Works and Education: Francisco Praises Moroccan Catholics

in NEWS INTERNAZIONALI/News Uk

By Souad Sbai

Upon his arrival in Morocco, Pope Francis spared a thought for the Moroccan Catholic Church, praising its contribution “in the construction of a prosperous and solidary nation, taking into account people’s common good” and in particular its “social works and the works in the field of education carried out through its schools open to students of every denomination, religion and origin” and as “promoters and defenders of human fraternity”.

Interreligious dialogue, protection of migrants and defense of the environment: these are the key points of Pope Francis’ visit to Morocco and his meeting with King Mohammed VI. The first that welcomed the pontiff in Rabat was the rain, a sign of blessing according to the tradition of the North African country, a land to which certainly does no lack of hospitality and that gave dates and almond milk to the Holy Father. But above all, to welcome and listen to the Pope during his 28th international trip, was the embrace of a crowd of between twenty-five and forty thousand people who were happy and excited to be able to experience a historical moment. A historical moment that the whole world is looking at.

The person in charge of making the presentation of Pope Francis was King Mohammed VI through a speech that was read, not surprisingly, in four different languages: Arabic, Spanish, English and French. The sovereign’s words underline how this event marks a real “mutual opening and fertilization” as well as a “symbol of balance”.

“We have met each other deliberately between the Mediterranean and the Atlantic – explained Mohammed VI – with the aim of representing a symbol of exchange between Africa and Europe. Because we want this visit to be a sign of hope.” Later, he placed special emphasis on the fight against poverty and corruption and on climate change, but also and above all on the fight against radicalism, the result of ignorance that can be fought through education.

For Pope Francis, who thanked with gratitude the welcome received and the affection shown and who recalled John Paul II’s visit to Casablanca in 1985, this is a further step forward in the path taken with the recent trip to Abu Dhabi to sign the declaration on human fraternity, thanks to which he hopes to “pave the way for a fruitful and respectful spirit of collaboration” able to put an end to fanaticism and fundamentalism. Together, as believers, following the common values ​​of peace, solidarity and respect for the differences and dignity of each one. He also praised the International Conference on the Rights of Religious Minorities in the Islamic World hold in Marrakech 2016 for condemning all sorts of religious instrumentalization to justify violent or discriminatory acts.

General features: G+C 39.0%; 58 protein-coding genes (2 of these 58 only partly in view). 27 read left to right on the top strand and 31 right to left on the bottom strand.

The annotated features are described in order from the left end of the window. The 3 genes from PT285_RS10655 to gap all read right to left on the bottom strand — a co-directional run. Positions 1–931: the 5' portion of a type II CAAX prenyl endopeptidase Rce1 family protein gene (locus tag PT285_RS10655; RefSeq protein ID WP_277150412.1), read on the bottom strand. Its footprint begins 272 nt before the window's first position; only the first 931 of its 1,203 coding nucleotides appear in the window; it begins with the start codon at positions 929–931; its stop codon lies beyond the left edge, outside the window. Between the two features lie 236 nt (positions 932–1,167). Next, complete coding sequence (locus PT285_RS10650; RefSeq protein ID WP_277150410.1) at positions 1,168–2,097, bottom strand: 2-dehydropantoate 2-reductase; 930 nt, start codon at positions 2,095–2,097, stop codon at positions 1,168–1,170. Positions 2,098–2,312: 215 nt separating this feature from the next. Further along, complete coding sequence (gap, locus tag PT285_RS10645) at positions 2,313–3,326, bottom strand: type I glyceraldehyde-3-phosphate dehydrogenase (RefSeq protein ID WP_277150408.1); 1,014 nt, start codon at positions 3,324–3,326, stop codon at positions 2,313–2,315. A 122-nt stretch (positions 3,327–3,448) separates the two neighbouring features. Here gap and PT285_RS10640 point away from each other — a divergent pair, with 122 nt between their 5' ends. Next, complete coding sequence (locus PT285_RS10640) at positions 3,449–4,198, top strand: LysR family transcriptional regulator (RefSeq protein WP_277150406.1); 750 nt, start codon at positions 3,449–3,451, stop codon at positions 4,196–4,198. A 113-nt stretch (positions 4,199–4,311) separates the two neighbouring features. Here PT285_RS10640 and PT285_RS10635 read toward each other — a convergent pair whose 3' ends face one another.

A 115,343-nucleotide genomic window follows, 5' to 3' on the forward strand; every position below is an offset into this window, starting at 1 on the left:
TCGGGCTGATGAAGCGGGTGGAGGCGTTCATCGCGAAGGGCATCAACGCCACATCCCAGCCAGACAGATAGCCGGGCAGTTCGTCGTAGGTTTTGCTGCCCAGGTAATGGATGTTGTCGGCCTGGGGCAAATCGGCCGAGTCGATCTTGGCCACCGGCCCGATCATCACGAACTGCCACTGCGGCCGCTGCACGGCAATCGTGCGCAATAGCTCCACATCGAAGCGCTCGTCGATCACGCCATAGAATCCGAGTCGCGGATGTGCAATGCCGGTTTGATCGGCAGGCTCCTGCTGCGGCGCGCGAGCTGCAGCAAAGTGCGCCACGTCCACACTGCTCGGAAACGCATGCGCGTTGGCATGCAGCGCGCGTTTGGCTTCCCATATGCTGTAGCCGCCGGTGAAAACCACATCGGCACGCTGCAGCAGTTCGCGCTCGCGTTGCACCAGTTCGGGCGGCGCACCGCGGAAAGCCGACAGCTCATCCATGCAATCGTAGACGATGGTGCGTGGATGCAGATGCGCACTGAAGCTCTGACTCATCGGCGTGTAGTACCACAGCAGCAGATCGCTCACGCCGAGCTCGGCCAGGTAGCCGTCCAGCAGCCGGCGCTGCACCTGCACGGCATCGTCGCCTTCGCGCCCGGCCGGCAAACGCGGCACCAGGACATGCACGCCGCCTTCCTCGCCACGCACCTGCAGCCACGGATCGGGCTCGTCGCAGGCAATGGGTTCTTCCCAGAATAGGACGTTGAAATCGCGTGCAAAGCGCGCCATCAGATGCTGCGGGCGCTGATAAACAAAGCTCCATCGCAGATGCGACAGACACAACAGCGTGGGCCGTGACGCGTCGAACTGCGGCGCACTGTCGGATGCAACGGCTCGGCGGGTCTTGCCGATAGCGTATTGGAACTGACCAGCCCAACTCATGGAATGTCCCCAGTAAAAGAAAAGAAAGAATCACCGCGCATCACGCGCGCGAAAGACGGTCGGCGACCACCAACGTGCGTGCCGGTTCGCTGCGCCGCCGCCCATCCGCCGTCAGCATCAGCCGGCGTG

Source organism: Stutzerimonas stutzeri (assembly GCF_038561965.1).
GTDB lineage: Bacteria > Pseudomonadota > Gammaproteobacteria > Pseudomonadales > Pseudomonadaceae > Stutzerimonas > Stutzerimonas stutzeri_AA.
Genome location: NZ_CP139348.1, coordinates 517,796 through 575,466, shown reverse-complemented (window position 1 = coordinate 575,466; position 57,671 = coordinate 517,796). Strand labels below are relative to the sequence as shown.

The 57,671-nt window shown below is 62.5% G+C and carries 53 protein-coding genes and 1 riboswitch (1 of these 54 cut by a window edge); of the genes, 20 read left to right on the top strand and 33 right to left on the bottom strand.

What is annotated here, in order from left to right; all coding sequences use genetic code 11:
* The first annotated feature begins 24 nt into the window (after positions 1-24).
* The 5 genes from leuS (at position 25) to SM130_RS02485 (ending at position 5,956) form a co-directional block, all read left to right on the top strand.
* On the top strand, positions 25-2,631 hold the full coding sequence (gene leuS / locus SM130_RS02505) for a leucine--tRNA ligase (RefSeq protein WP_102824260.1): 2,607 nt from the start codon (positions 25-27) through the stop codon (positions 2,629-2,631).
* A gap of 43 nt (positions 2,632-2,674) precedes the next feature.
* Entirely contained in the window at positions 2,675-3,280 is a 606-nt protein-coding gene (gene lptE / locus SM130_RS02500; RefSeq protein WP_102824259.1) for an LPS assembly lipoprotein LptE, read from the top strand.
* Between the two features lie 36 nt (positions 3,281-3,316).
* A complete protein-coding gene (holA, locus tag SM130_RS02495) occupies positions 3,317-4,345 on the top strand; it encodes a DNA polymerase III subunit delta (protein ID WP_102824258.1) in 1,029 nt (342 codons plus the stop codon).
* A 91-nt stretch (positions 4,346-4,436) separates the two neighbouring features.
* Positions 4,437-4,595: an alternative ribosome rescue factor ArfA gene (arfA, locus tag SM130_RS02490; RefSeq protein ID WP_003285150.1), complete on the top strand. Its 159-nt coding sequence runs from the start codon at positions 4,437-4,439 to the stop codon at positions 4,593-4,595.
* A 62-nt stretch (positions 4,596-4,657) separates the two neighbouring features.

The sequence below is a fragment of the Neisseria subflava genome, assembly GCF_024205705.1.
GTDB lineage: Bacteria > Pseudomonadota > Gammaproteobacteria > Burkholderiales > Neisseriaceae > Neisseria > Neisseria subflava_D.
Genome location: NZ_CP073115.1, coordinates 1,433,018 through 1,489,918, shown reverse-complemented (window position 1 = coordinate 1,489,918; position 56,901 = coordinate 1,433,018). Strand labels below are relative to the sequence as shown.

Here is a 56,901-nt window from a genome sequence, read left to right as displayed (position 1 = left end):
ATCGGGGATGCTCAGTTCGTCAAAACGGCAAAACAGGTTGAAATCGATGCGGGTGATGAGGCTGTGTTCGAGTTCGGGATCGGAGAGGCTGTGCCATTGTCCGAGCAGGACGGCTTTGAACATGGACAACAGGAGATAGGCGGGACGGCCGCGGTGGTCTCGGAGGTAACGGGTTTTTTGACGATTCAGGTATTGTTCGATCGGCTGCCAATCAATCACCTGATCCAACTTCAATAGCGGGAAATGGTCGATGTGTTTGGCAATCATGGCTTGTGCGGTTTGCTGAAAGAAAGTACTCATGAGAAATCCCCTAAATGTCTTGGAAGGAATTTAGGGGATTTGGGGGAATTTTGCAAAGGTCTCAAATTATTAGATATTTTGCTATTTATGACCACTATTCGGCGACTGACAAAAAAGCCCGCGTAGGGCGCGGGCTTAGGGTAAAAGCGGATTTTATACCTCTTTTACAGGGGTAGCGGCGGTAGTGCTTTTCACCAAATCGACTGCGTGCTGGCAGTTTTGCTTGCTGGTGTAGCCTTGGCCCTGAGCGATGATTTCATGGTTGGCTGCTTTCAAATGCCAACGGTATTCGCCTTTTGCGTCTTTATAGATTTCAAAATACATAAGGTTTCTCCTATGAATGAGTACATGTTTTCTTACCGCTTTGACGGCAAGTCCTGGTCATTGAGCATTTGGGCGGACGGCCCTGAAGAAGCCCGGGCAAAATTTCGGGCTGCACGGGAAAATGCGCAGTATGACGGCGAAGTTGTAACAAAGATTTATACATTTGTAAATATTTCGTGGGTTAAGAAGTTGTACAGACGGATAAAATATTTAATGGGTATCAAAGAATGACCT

Pope Francis also dedicated words of appreciation to the International Conference on Climate Change and the Intergovernmental Conference on the Global Compact for safe, orderly and regular migration. Both celebrated in Morocco.

The Holy Father also dedicated a few words to the Moroccan Catholic Church, praising his contribution “to the construction of a prosperous and solidary nation, taking into account the people’s common good”; praising in particular the “social works and the works in the field of education that they have realized through their schools that are open to students of every denomination, religion and origin” and the fact of being “promoters and defenders of human fraternity”.

At the conclusion of the speech, held on the esplanade near Hassan Tower, Pope Francis also visited the Mausoleum of Mohammed V and the tomb of Hassan II, where he left a floral tribute, before going to the Royal Palace because of a courtesy visit.

An intense and certainly historic day that concluded with an important off-program: the signing of a joint declaration with King Mohammed VI to recognize the uniqueness and holiness of the Holy City of Jerusalem / Al Qods Acharif, recognized by both as “common heritage of Humanity and that, especially for the faithful of the three monotheistic religions, represents a meeting place and the symbol of peaceful coexistence.”

 

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